1-Marshal JB. Tuberculosis of the gastrointestinal tract and peritoneum. Am J Gastroenterol. 1993;7: 989-999.
2-Maartens G, Wilkinson RJ. Tuberculosis. Lancet 2007; 370:2030-2043.
3- Lazarus AA, Thilagar B. Abdominal tuberculosis. Dis Mon 2007; 9: 83-86.
4- Sharma MP, Bhatia V. Abdominal tuberculosis. Indian J Med Res 2004; 120:305-315.
5- Bolukbas C, Bolukbas FF, Kandir T, et al. Clinical presentation of abdominal tuberculosis in HIV serological adult. BMC Gastroenterol 2005;4: 5-21.
6- Uygur-BayramicilioO, Dabak G, Dabak R. Aclinical dilemma: abdominal tuberculosis. World J Gastroenterol 2003; 9(5):1098-1101.
7-Sheer TA, Coyle WJ. Gastrointestinal tuberculosis. Curr Gastroenterol Rep 2003;5:273-278.
8-Sinan T, Sheikh M, Ramadan S, Sahweney S, Behbehani A. Clinical features in abdominal tuberculosis: 20 years experience. BMC 2002; 2: 3-16
9-Rasheed S, Zinicola R, Watson D, Bajwa A, McDonald PJ. Intra-abdominal and gastrointestinal tuberculosis. Colorectal Dis2007; 9: 733-783.
10-Raul CE, Lidia MC, Araceli EH, et al. Renal tuberculosis. Cir Cir 2010; 78: 442-447.
11- Tariq NA. Abdominal TB. The surgical audit of its presentation. Pak J Surg 1993; 9 (3): 82-6.
12-Muneef MA, Mewish Z, Mohmoud SA, Sadoan SA, Bannatyne R, Khan Y. Tuberculosis in the belly : a review of forty six cases involving the gastrointestinal tract and peritoneum. Scan J Gastroenterol 2001; 36: 528-532.
13-Demir K, Oktan A , Kaymakoglu S, Diincer D, Besisik F , Cevikbas U, Ozdil S, Bostas G , Mungun Z, Cakaloglu Y. Tuberculous peritonitis –reports of 26 cases, detailing diagnostic and therapeutic problems. Eur J Gastroenterol 2001; 13: 581-585.
14-Naz F, Chaud Harvy ZA, Hao A, Ahad A et al . Abdominal tuberculosis. A review of 25 cases Ann king Edward Med Coll 1999; 5: 180-3.
15-Baloch NA, Anees S,Baber M,Maingol M et al. Abdominal tuberculosis . A review of 68 cases. J Surg Pak 2002; 7:12-19.
16-Channa GA, Khan MA. Abdominal tuberculosis: surgeon perspective. J Surg Pak 2003; 8:18-22.
17- Pereira JM, Madureira AJ, Vieira A, Ramos I. Abdominal tuberculosis: imaging features. Eur J Radiol 2005; 55: 173-80.
18-Collado, Caroline, et al. Gastrointestinal tuberculosis: 17 cases collected in 4 hospitals in the north eastern suburb of Paris. Gastroenterologie Clinique et Biologigue 2005; 29: 419-425.
19-Poyrazoglu OK, Timumrkaan M, Yalinz M et al. Clinical review of 23 patients with tuberculous peritonitis: presenting features and diagnosis. J Dig Dis 2008: 9: 170-174.
20-Ozan H, Ozercan K, Orhan A. Peritoneal Tuberculosis Mimicking Peritoneal Carcinomatosis.Eur J Gynaecol Oncol.2009;30(4):426-30.
21- Amouri A, Boudabbous M, Munf et al. Current profile of peritoneal tuberculosis: study of a Tunisian series of 42 cases and a review of the literature. Rev Med Intern 2009; 30: 215-220.
22- Kumar S,Pandey HI, Sagg UP. Abdominal tuberculosis. In Tayor-Johnson CD. Aeditors. Recent advances in surgery. 28ed. London Royal Society of medicine press; 2008:47-58.
23- Ahmed M, Mughal MA, Maingol MA. Varied intestinal tuberculosis: An experience at Sandeman hospital. Quetta J coll. Physician Surg Pak 2000;10 :246-248.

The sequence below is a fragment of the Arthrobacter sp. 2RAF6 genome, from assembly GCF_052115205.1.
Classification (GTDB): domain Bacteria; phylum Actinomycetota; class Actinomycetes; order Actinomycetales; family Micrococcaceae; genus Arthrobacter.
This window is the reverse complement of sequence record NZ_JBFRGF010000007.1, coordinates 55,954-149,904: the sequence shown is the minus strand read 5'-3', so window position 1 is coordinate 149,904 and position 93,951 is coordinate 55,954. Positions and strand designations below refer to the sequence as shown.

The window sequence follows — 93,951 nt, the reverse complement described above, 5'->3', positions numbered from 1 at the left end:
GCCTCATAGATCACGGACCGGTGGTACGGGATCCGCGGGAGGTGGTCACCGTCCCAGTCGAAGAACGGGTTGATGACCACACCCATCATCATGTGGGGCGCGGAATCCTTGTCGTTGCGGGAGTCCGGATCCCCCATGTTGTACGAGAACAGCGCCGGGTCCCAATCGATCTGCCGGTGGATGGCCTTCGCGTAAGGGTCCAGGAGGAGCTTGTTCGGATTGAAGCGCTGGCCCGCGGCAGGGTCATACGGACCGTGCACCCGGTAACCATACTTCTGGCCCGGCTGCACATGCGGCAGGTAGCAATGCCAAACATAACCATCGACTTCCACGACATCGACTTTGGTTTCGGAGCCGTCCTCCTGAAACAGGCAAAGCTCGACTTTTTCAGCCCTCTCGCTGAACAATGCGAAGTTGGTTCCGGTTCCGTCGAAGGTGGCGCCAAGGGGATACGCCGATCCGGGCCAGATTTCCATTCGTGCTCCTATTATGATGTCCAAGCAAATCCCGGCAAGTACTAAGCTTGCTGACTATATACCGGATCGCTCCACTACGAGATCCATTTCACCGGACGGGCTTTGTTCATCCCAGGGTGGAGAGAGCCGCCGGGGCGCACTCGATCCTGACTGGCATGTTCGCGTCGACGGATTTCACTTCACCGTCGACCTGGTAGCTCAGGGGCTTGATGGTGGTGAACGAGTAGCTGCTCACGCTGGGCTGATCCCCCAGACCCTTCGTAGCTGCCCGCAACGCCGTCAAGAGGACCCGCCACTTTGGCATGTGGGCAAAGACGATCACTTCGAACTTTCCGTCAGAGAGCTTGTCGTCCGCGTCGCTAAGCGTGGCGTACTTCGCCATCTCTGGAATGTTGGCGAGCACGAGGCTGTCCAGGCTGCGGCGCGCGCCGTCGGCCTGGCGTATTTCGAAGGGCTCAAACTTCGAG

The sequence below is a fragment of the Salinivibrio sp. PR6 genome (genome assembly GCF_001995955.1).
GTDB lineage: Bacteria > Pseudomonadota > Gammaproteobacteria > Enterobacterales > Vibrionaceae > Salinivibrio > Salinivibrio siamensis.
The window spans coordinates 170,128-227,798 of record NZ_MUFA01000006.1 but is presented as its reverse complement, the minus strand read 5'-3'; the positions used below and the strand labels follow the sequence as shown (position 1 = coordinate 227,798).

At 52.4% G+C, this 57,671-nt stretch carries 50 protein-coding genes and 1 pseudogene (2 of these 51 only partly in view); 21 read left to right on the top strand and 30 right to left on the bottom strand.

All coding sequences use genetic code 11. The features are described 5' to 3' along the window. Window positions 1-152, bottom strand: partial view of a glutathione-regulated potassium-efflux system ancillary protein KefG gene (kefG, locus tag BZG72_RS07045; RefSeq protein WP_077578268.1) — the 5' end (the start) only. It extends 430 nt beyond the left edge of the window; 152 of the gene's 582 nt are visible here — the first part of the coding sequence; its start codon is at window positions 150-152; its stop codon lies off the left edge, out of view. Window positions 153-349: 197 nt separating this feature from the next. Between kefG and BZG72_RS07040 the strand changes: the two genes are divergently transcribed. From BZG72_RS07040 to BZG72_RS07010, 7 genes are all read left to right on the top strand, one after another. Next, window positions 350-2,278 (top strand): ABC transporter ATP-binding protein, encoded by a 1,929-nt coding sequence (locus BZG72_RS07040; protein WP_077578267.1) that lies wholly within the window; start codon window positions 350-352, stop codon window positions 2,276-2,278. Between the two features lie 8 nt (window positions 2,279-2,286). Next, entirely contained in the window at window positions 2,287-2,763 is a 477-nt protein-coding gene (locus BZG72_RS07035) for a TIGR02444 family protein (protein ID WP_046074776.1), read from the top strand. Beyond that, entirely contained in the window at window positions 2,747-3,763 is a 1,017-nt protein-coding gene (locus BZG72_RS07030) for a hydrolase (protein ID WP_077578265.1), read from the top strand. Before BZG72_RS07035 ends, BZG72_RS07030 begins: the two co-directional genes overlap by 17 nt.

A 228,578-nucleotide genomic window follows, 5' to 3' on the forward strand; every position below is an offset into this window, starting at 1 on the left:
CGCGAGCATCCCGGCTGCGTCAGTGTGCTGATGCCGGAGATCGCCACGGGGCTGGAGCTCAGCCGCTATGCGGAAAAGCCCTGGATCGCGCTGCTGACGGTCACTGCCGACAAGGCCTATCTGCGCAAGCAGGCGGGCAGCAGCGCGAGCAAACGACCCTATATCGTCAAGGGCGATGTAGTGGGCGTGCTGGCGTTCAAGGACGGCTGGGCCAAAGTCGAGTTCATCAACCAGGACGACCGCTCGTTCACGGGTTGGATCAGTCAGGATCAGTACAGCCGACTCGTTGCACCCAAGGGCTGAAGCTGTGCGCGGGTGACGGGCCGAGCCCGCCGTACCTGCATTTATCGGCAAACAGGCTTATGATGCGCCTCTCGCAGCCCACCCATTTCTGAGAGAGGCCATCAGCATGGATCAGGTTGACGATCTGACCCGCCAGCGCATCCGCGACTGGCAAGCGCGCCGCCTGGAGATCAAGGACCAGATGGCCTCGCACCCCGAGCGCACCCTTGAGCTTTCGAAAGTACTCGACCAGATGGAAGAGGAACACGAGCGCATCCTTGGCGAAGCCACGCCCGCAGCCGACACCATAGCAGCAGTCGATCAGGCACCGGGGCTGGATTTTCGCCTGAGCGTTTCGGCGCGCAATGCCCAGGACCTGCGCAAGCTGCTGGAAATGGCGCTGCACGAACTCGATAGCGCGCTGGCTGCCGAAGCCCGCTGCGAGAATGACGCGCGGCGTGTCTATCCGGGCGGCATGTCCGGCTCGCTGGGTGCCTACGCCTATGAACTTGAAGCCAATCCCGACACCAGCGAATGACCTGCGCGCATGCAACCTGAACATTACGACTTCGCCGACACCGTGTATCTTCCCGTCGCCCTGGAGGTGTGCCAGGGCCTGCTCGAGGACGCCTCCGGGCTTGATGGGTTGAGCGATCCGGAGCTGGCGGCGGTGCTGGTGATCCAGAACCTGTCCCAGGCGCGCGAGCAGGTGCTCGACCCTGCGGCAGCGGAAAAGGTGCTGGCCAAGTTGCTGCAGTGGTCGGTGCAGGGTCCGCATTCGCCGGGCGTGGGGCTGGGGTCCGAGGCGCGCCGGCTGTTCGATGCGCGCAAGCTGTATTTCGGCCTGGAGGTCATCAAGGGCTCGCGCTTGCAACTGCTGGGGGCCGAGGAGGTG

24-Akgun V. Intestinal and peritoneal tuberculosis: Changing trend over 10 years and review of 80 patients. Can J Surg 2004;48(2):131-136
25- Bernhard JS, Bhatia G, Knauer CM. Gastrointestinal tuberculosis. J Clin Gastroenterol 2001; 1: 397-402.
26- Ramesh J, Banait GS, Omerod LP. Abdominal tuberculosis in a district general hospital: a retrospective review of 86 cases. Q J Med 2008; 101:189-195.
27- Chang HT, Leu S, Hsu H, Lui WY. Abdominal tuberculosis- a retrospective analysis of 121 cases. Zhonghua Yi Xue Za Zhi (Taipei) 1991; 47: 24-30.
28- Chen YM, Lee PY, Perng RP. Abdominal tuberculosis in Taiwan: a reportfrom Veterans General Hospital, Taipei. Tuber Lung Dis 1995; 76: 35-38.
29- Sheik R, Ayub M, Malik KA, et al. Abdominal tuberculosis – Profile of 26 cases. P J Surg2008; 24(4):217-219.
30-Baluch N, Tufail M, Durani K, Ahmed M. Abdominal tuberculosis: A varied presentation Pak J Surg1993; 9: 8-12.
31-Dandapat MC, Mohan Rao V. Mnagement of abdominal tuberculosis. Indian journal of tuberculosis. 1985; 32 (3):126-129.
32-Eduardo Brambilla, Marcos Dal Ponte, Leonardo Glimone et al. Intestinal tuberculosis in immunocompetent/HIV negative patients: case report of two patients. J Coloproctol 2012; 32: 35-37.
33-Almadi MA, Ghosh S, Aljebreen AM. Diffrentiating intestinal tuberculosis from Crohns disease: a diagnostic challenge. Am J Gastrenterol 2009; 104: 1003-1012.
34-Akinkuolie AA, Adias AO, Agbakwuru EA et al. Abdominal tuberculosis in a Nigerian teaching hospital. Afr J med Sci 2008: 37: 225-229.

The complete article is available as a PDF File that is freely accessible. The fully formatted HTML version can be viewed as HTML Page.

Medical Journal of Babylon

volume 12 : 3

Share |

Viewing Options

Download Abstract File

Related literature

Cited By
Google Blog Search
Other Articles by authors

Related articles/pages

On Google
On Google Scholar
On UOBabylon Rep

User Interaction

1717  Users accessed this article in 1 year past
Last Access was at
25/01/2020 10:03:30